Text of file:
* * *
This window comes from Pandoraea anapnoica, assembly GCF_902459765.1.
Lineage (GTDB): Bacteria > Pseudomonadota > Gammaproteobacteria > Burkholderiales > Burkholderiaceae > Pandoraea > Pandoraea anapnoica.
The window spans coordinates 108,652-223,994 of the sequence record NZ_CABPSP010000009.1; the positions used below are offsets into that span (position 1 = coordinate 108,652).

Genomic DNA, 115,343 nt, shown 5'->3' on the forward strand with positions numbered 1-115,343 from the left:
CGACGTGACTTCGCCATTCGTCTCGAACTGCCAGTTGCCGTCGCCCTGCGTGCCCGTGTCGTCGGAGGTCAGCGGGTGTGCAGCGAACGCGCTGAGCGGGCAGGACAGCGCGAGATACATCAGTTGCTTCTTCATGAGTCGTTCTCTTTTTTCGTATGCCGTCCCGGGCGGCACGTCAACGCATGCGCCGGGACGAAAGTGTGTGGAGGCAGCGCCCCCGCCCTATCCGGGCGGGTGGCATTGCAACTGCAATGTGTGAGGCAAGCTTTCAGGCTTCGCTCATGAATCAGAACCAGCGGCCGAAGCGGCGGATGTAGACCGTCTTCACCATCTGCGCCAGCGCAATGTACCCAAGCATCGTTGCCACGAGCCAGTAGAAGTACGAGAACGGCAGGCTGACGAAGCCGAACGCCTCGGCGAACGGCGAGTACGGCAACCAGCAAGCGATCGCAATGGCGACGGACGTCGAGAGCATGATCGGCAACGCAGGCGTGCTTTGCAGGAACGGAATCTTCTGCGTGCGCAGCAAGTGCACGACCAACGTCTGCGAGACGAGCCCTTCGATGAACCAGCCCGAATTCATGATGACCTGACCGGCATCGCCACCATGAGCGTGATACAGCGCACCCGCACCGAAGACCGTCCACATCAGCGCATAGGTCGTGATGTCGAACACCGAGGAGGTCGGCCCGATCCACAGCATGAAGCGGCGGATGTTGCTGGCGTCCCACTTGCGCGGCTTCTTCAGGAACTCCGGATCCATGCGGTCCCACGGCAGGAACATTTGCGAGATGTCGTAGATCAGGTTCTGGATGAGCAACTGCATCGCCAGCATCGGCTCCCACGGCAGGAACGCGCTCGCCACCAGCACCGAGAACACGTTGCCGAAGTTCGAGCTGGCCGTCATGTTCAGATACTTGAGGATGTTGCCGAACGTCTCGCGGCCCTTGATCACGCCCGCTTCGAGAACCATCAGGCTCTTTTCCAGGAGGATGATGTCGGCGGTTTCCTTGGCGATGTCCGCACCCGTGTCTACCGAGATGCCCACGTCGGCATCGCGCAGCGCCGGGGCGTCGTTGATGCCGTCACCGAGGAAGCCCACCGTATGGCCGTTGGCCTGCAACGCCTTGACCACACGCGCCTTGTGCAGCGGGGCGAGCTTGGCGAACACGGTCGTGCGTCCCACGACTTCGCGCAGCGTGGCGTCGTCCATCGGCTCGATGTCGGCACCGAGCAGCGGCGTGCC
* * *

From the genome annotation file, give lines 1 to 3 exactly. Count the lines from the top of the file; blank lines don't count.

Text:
This window comes from Pandoraea anapnoica, assembly GCF_902459765.1.
Lineage (GTDB): Bacteria > Pseudomonadota > Gammaproteobacteria > Burkholderiales > Burkholderiaceae > Pandoraea > Pandoraea anapnoica.
The window spans coordinates 108,652-223,994 of the sequence record NZ_CABPSP010000009.1; the positions used below are offsets into that span (position 1 = coordinate 108,652).